Computers have revolutionized our businesses, our society, and our way of life. But the information systems that provide so many benefits are vulnerable to errors and misfortune, and are even, as we know all too well, vulnerable to hostile acts. Loyola’s Cybersecurity major equips you to work in a broad range of careers that help protect the systems we all rely on. Loyola’s program teaches not only the theories and concepts of Cybersecurity, and not just the use of Cybersecurity tools and techniques, but also the business and organizational tasks that are involved. At Loyola University New Orleans, this program will equip you to safeguard our digital future.
Overview of Courses
Majors in Cybersecurity will be completing an internship giving them practical experience, but in addition, our program’s curriculum includes core courses from computer science and related disciplines for a solid foundation in computer science.
Here’s a sample of what you can expect to learn and do:
Introduction to Cybersecurity
Introduction to Cybersecurity is a broad survey course intended for undergraduate students in any major. Cybersecurity is, indeed, a broad field; this course will provide students with a road map for approaching this field from multiple standpoints—computer science, business administration, criminal justice, or other disciplines. They will learn the fundamental qualities of information security and the critical mechanisms needed for it. The course will present security for personal systems, enterprise systems, and internet use. Students will be able to delineate the many different types of threats and vulnerabilities, and to characterize noteworthy recent failures in information security.
Cybersecurity is as much a set of human practices as technical ones. Responsible handling of information assets—let alone ethical handling—demands a consistent approach whether an organization is a transnational corporation or a sole proprietorship. This course teaches students to implement security policies to support organizational goals. We discuss methodologies for identifying, quantifying, mitigating, and controlling security risks, as well as disaster recovery. The student will also learn about laws, regulations, and standards relating to information security and privacy, and how they affect IT organizations.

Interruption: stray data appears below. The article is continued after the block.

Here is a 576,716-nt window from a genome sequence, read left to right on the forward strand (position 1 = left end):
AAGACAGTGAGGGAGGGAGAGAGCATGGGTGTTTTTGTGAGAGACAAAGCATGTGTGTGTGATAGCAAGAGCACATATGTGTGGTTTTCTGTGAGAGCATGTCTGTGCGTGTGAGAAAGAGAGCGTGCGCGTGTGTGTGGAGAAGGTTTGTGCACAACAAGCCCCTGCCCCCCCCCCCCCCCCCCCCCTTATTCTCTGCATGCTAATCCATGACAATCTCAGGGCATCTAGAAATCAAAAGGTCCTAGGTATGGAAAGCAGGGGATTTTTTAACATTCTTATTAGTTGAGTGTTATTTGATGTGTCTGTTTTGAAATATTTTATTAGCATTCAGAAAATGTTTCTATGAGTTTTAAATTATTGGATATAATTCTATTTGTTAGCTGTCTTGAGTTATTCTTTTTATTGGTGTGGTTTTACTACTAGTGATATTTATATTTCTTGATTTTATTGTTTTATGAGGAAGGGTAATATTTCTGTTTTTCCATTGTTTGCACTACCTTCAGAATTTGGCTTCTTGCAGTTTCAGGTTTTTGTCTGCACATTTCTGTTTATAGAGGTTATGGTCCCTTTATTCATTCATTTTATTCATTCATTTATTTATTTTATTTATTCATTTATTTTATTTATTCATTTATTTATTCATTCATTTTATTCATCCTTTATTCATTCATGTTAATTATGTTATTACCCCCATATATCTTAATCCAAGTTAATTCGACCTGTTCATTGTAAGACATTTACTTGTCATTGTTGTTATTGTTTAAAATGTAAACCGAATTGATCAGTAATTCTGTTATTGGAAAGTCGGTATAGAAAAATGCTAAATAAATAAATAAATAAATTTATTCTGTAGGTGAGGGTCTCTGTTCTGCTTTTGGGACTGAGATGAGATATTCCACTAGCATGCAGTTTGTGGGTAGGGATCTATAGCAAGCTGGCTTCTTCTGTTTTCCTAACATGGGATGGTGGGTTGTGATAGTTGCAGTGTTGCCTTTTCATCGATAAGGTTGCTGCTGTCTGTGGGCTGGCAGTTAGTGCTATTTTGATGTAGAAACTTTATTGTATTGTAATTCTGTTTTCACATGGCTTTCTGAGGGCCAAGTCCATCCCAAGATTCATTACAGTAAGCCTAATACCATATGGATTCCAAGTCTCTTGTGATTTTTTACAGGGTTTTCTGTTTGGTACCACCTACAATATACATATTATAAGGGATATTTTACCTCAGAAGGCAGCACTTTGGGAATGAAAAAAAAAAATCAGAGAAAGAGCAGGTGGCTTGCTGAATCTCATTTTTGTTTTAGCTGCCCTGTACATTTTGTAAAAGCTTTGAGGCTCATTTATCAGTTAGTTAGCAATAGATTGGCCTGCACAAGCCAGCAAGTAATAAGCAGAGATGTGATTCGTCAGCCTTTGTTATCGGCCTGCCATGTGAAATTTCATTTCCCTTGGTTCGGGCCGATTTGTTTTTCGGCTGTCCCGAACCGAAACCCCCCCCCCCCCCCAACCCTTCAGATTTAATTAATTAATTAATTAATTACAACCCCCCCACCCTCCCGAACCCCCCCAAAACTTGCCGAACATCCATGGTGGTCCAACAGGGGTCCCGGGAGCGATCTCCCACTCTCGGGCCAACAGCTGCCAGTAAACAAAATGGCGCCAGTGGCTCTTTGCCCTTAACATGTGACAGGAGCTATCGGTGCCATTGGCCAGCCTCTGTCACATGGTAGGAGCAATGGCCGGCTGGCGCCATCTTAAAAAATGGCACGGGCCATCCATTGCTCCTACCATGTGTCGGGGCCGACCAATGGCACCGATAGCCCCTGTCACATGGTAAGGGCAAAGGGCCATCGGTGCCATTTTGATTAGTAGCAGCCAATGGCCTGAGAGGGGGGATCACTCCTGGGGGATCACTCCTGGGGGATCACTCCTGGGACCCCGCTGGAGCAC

Cryptography and Its Applications
Cryptography is a science of unpredictability and unintelligibility—hiding information in ways an adversary can neither anticipate nor discover. In this course, we will cover the various forms of cryptography: symmetric, asymmetric, and one-way cryptography and review algorithms of each form. The course will address the use of cryptography in information security, not only for confidentiality, but also for data integrity. We will explore the mathematical principles behind deriving cryptographic algorithms and those behind validating them, including secure random-number generation. The course will present the applications of cryptography from the block ciphers of antiquity through the incipient field of quantum cryptography. The course will also focus on public-key infrastructure and blockchain/distributed ledger as important implementations of cryptography.
Ethical Hacking/Penetration Testing
This course is a hands-on lab in 'ethical hacking' and other forms of penetration testing for the purpose of finding and resolving vulnerabilities in computer systems and networks. The course is founded on absorbing the Mitre ATT&CK framework as a means of understanding adversarial behavior. From there students will perform penetration tests on specially configured target systems, which may include externally-managed cyber-ranges. Students will also learn how to participate in bug bounties, and will be able to articulate and practice responsible disclosure of cybersecurity vulnerabilities. Upon completion, students will be prepared for the Certified Ethical Hacker qualification test.
The increasing dependence in everyday life on computer information systems has led to a corresponding increase in criminal activity through and against such systems. In addition, benign use of information systems has grown to the extent that such systems are now routinely part of discovery in civil and criminal legal proceedings. In this course, students will learn the techniques of digital forensics that are used to investigate cybersecurity incidents, legal disputes, and crimes. We will develop approaches that can be used on desktop personal computers and servers. The course will also emphasize the importance of controls and verification of digital evidence and the critical necessity of preserving and documenting a chain of custody for that evidence.
Download the Major Sheet
Computer Science Course Information
Find out more about the computer science with a concentration in Cybersecurity major:
Computer Science Course Descriptions
Mathematics Course Descriptions
Other Course Descriptions